California Limits Allowable Formaldehyde in Wood Panels
June 7, 2007
Formaldehyde was reclassified by the International Agency for Cancer Research (IARC) in 2004 from “probable human carcinogen” to “known human carcinogen,” elevating the level of public concern. In 1985 the U.S. Department of Housing and Urban Development (HUD) set a maximum allowable concentration of 0.3 parts per million, when tested according to ASTM E-1333-96, for products used in manufactured homes. CARB estimates that, at that level, cancer risks from formaldehyde remain unacceptably high: 23–62 childhood cancer cases per million children, and 86–231 lifetime cancer cases per million.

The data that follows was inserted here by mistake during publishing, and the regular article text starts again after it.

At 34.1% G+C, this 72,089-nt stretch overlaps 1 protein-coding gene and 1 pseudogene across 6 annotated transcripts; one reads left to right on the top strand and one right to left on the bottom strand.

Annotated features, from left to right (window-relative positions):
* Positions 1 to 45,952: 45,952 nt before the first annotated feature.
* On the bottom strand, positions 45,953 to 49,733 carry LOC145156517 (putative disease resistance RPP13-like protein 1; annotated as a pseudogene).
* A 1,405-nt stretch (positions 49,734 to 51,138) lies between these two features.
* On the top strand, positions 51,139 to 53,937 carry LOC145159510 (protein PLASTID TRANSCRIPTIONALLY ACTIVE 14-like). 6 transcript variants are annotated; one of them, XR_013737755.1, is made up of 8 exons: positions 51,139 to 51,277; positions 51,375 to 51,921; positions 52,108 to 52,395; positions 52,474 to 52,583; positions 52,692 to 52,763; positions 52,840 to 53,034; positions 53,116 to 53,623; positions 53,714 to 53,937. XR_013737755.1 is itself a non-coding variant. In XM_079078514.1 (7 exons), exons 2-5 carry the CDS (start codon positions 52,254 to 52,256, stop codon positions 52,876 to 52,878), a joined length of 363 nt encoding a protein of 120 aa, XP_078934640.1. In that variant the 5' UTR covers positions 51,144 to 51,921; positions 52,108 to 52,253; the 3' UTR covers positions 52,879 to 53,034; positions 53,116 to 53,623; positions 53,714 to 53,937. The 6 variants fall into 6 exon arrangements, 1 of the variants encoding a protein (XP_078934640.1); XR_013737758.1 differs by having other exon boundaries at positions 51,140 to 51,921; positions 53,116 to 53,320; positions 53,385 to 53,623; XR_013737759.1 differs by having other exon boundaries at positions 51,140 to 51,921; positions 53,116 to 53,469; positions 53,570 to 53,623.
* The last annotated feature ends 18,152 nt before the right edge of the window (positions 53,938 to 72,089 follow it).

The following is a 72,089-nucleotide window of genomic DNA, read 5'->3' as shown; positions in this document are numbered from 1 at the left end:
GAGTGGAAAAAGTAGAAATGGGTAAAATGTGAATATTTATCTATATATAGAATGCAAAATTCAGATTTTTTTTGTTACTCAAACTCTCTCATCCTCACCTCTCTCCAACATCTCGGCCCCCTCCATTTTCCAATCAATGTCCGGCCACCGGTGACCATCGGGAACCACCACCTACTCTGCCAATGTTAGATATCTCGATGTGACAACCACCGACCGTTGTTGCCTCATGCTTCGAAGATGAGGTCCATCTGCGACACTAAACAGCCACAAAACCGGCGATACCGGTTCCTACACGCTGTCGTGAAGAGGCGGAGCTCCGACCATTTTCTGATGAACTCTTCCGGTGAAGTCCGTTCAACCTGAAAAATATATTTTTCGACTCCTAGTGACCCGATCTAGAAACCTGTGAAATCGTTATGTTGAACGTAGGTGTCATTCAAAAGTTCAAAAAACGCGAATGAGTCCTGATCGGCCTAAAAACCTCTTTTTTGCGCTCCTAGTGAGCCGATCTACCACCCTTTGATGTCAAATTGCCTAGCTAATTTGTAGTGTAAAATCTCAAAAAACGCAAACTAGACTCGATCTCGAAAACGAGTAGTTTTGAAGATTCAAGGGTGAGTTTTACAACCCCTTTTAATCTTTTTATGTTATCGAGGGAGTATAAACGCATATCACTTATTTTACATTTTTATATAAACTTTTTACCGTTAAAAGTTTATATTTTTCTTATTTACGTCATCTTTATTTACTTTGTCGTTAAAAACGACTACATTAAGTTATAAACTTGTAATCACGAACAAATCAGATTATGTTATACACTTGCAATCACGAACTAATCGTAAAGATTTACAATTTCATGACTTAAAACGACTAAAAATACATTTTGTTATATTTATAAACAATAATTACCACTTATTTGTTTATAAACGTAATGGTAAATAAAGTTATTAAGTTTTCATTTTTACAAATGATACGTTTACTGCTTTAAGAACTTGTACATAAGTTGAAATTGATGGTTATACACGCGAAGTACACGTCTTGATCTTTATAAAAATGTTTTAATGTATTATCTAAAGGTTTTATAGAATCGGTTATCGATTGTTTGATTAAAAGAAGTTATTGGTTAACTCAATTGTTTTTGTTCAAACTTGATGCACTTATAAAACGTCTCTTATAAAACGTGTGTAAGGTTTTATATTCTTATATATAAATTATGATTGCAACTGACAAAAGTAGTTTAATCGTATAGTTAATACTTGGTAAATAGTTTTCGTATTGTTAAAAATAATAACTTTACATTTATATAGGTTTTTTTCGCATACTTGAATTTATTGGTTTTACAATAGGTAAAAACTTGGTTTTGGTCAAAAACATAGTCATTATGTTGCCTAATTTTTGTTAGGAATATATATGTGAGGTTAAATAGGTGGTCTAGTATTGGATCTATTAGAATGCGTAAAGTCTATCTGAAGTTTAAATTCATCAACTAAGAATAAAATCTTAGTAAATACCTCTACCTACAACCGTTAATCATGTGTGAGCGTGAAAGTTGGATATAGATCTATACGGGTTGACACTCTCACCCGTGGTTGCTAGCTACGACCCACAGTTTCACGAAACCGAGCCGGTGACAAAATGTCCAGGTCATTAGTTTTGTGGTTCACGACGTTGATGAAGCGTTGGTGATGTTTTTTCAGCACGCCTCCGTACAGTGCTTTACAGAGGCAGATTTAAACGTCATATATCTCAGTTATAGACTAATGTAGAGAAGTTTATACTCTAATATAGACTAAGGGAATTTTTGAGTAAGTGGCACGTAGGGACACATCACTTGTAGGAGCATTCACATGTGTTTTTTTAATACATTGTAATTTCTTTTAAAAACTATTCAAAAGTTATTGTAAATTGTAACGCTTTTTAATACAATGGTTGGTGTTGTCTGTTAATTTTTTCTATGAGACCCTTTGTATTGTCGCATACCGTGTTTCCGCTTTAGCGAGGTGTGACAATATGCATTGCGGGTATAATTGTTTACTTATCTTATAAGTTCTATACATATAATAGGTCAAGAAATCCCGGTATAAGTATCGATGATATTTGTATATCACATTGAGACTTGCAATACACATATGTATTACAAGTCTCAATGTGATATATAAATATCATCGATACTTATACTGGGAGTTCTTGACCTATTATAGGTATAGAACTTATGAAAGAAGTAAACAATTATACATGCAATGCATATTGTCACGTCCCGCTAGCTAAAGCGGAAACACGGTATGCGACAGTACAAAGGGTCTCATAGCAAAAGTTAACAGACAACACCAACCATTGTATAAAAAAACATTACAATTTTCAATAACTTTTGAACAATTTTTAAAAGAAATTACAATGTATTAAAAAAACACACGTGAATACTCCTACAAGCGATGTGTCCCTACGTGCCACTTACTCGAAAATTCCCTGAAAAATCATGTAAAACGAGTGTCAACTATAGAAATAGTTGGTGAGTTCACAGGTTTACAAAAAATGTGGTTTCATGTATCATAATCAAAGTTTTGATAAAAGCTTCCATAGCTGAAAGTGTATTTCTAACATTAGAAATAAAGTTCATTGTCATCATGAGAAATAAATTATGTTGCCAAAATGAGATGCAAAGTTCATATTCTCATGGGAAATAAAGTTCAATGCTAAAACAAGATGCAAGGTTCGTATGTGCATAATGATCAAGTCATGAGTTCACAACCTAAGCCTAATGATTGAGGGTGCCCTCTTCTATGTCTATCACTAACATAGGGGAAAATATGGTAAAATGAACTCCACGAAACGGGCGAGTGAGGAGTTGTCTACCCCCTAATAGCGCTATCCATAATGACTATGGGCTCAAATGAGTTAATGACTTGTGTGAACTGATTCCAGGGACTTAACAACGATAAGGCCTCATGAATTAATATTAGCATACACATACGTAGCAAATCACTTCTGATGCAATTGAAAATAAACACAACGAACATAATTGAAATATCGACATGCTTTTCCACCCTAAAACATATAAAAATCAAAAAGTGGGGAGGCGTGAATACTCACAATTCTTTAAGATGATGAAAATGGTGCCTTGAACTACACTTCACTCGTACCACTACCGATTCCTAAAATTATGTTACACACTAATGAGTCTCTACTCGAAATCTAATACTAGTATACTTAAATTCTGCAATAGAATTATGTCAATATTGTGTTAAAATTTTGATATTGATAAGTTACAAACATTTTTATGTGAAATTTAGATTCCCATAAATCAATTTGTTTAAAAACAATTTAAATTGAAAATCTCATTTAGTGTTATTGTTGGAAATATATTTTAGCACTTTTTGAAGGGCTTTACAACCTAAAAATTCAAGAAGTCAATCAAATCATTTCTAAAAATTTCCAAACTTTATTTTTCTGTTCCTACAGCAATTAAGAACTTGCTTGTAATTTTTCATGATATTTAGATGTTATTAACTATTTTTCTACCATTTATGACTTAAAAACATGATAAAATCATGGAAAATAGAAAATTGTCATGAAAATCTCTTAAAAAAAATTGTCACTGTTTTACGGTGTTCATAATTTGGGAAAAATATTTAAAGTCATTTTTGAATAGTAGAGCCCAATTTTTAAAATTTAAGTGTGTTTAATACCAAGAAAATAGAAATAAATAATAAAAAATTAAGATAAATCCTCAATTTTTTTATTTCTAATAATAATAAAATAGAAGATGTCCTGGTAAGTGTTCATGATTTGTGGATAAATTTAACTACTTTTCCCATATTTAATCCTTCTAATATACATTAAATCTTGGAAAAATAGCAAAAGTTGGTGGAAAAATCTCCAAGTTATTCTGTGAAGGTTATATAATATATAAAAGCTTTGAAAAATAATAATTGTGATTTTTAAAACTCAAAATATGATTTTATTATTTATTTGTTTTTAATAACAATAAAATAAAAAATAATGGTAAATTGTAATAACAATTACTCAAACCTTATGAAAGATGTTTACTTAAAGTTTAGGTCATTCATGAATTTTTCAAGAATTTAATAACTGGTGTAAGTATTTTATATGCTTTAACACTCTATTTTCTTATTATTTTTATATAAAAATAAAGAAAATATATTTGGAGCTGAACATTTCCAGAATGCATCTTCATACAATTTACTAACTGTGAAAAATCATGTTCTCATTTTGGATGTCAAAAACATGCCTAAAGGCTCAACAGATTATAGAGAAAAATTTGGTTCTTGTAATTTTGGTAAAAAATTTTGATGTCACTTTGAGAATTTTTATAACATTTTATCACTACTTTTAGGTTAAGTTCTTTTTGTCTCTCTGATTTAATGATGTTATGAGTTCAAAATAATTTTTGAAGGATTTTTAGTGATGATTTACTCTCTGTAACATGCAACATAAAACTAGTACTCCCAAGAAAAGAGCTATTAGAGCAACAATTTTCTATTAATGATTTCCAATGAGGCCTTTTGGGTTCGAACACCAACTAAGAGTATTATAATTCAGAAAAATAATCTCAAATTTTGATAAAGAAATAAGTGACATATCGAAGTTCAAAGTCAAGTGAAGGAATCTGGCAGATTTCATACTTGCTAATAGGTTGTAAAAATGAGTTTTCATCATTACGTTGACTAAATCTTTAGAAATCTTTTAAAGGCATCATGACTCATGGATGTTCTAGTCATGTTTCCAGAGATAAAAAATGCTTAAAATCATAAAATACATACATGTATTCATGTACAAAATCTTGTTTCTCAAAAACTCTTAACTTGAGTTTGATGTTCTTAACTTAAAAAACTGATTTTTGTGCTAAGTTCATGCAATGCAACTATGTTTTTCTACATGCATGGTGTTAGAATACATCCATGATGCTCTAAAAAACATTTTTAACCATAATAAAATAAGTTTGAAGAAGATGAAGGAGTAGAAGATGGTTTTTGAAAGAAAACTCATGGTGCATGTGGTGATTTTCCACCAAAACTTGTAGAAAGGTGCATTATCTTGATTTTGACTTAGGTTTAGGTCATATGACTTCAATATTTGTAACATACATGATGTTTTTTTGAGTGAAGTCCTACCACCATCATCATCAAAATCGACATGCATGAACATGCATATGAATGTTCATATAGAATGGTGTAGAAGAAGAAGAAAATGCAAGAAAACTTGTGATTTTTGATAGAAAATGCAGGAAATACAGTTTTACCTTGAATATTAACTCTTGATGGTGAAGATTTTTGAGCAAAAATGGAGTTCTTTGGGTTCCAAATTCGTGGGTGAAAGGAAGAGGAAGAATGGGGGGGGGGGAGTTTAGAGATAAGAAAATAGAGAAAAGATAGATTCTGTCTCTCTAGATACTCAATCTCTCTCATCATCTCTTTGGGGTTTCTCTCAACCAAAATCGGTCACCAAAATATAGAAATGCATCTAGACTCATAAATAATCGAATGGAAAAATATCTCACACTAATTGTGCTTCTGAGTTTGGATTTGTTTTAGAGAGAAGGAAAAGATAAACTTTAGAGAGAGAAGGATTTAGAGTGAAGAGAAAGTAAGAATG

The new CARB rule sets thresholds for emissions of formaldehyde from various panel products that take effect in two phases between 2009 and 2012 (see chart). It is difficult to compare these limits with their counterparts in Europe and Japan due to the differences in testing protocols. The phase-one targets are designed to establish a reasonable baseline based on today’s common practice, while curtailing low-cost, high-emitting, imported products. Phase two, on the other hand, is intended to force manufacturers to shift to advanced and emerging technologies. CARB officials tout the fact that, once fully implemented, its formaldehyde emission limits will be the tightest in the world. Products sold for use in manufactured homes are exempted from these new requirements because state law cannot supersede federal rules in this area.